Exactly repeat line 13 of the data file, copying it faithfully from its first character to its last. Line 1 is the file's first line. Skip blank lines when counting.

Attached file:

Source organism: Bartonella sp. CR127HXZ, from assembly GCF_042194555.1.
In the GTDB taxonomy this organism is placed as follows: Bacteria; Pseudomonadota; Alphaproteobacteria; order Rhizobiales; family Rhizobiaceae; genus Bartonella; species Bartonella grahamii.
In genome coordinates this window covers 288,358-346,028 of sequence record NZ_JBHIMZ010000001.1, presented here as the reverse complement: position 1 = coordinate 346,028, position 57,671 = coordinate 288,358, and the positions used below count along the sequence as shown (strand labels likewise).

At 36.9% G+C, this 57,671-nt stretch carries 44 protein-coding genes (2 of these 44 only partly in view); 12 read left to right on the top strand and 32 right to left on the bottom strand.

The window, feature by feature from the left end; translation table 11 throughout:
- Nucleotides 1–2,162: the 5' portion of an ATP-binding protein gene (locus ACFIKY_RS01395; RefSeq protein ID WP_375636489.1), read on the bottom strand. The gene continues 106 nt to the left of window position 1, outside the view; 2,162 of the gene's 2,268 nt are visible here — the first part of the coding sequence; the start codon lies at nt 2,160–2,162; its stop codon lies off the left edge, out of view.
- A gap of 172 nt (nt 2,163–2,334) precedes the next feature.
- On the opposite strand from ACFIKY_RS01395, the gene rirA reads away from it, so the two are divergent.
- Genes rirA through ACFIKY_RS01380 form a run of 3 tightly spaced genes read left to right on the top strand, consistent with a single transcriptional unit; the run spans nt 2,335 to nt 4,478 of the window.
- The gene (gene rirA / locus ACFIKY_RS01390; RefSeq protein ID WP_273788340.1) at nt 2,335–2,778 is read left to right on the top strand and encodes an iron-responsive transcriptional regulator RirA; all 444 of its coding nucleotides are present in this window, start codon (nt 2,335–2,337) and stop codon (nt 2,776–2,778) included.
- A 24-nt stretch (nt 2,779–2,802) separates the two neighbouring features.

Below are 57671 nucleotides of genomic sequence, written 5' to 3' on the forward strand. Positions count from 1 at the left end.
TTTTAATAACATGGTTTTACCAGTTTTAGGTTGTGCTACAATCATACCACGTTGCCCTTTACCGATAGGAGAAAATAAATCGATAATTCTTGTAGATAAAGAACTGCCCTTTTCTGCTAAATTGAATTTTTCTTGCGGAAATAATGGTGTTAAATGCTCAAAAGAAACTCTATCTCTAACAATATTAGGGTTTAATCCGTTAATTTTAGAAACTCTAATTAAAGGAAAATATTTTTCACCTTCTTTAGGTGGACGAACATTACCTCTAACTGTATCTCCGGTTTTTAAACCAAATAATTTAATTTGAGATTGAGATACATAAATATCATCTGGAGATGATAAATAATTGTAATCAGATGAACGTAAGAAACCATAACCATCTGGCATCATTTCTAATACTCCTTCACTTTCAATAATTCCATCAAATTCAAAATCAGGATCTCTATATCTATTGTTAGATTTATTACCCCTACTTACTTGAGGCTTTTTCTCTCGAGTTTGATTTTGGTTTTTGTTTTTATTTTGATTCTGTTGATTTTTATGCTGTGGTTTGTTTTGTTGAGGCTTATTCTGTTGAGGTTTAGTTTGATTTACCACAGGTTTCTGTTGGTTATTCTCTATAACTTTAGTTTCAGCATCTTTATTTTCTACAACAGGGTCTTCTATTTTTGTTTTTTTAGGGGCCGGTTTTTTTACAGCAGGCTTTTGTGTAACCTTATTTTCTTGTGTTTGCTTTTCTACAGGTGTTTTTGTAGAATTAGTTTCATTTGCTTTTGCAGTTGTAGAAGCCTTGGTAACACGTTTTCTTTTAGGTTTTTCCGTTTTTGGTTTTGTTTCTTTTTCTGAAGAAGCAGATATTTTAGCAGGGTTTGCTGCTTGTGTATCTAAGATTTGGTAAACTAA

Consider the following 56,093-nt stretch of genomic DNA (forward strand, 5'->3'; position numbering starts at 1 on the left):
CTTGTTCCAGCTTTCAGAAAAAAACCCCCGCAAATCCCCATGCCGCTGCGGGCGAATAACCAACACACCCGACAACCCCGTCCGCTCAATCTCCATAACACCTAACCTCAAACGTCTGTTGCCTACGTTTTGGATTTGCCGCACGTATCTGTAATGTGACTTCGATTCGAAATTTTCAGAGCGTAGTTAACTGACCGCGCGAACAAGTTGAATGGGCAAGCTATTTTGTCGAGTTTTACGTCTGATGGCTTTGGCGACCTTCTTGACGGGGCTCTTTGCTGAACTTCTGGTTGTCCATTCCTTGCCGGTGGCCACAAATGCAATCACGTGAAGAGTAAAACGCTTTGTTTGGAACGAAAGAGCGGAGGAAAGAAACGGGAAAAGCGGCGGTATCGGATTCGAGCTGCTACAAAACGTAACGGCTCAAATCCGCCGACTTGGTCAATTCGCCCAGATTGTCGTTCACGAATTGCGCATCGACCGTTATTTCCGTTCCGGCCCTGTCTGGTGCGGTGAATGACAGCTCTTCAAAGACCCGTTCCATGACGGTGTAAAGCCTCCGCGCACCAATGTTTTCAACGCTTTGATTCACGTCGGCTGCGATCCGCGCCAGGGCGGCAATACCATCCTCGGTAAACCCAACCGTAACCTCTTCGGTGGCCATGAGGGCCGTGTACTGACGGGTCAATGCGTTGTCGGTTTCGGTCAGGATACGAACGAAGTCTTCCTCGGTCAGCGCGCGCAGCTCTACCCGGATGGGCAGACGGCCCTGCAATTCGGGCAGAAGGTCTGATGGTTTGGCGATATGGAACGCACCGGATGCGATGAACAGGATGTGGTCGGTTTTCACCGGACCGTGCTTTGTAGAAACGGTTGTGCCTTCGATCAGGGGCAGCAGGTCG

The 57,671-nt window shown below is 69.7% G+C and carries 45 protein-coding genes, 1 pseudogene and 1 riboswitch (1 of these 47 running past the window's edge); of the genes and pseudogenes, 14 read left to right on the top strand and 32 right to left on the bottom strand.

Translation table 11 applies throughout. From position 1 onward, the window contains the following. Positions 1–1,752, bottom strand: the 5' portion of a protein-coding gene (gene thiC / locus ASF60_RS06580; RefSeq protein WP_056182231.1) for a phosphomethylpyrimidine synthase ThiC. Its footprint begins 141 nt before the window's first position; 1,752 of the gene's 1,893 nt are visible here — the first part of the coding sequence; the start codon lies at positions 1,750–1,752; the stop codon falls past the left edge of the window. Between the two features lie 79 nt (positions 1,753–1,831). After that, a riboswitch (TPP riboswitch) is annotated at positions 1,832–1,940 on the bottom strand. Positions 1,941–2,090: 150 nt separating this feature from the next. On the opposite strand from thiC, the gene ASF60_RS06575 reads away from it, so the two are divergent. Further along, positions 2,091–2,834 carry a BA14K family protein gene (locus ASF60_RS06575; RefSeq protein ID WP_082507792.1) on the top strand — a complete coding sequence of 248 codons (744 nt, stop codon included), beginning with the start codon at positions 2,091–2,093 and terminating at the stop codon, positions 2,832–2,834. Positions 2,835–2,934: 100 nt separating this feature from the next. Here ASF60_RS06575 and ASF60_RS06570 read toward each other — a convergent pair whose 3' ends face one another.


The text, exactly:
TTTTAATAACATGGTTTTACCAGTTTTAGGTTGTGCTACAATCATACCACGTTGCCCTTTACCGATAGGAGAAAATAAATCGATAATTCTTGTAGATAAAGAACTGCCCTTTTCTGCTAAATTGAATTTTTCTTGCGGAAATAATGGTGTTAAATGCTCAAAAGAAACTCTATCTCTAACAATATTAGGGTTTAATCCGTTAATTTTAGAAACTCTAATTAAAGGAAAATATTTTTCACCTTCTTTAGGTGGACGAACATTACCTCTAACTGTATCTCCGGTTTTTAAACCAAATAATTTAATTTGAGATTGAGATACATAAATATCATCTGGAGATGATAAATAATTGTAATCAGATGAACGTAAGAAACCATAACCATCTGGCATCATTTCTAATACTCCTTCACTTTCAATAATTCCATCAAATTCAAAATCAGGATCTCTATATCTATTGTTAGATTTATTACCCCTACTTACTTGAGGCTTTTTCTCTCGAGTTTGATTTTGGTTTTTGTTTTTATTTTGATTCTGTTGATTTTTATGCTGTGGTTTGTTTTGTTGAGGCTTATTCTGTTGAGGTTTAGTTTGATTTACCACAGGTTTCTGTTGGTTATTCTCTATAACTTTAGTTTCAGCATCTTTATTTTCTACAACAGGGTCTTCTATTTTTGTTTTTTTAGGGGCCGGTTTTTTTACAGCAGGCTTTTGTGTAACCTTATTTTCTTGTGTTTGCTTTTCTACAGGTGTTTTTGTAGAATTAGTTTCATTTGCTTTTGCAGTTGTAGAAGCCTTGGTAACACGTTTTCTTTTAGGTTTTTCCGTTTTTGGTTTTGTTTCTTTTTCTGAAGAAGCAGATATTTTAGCAGGGTTTGCTGCTTGTGTATCTAAGATTTGGTAAACTAA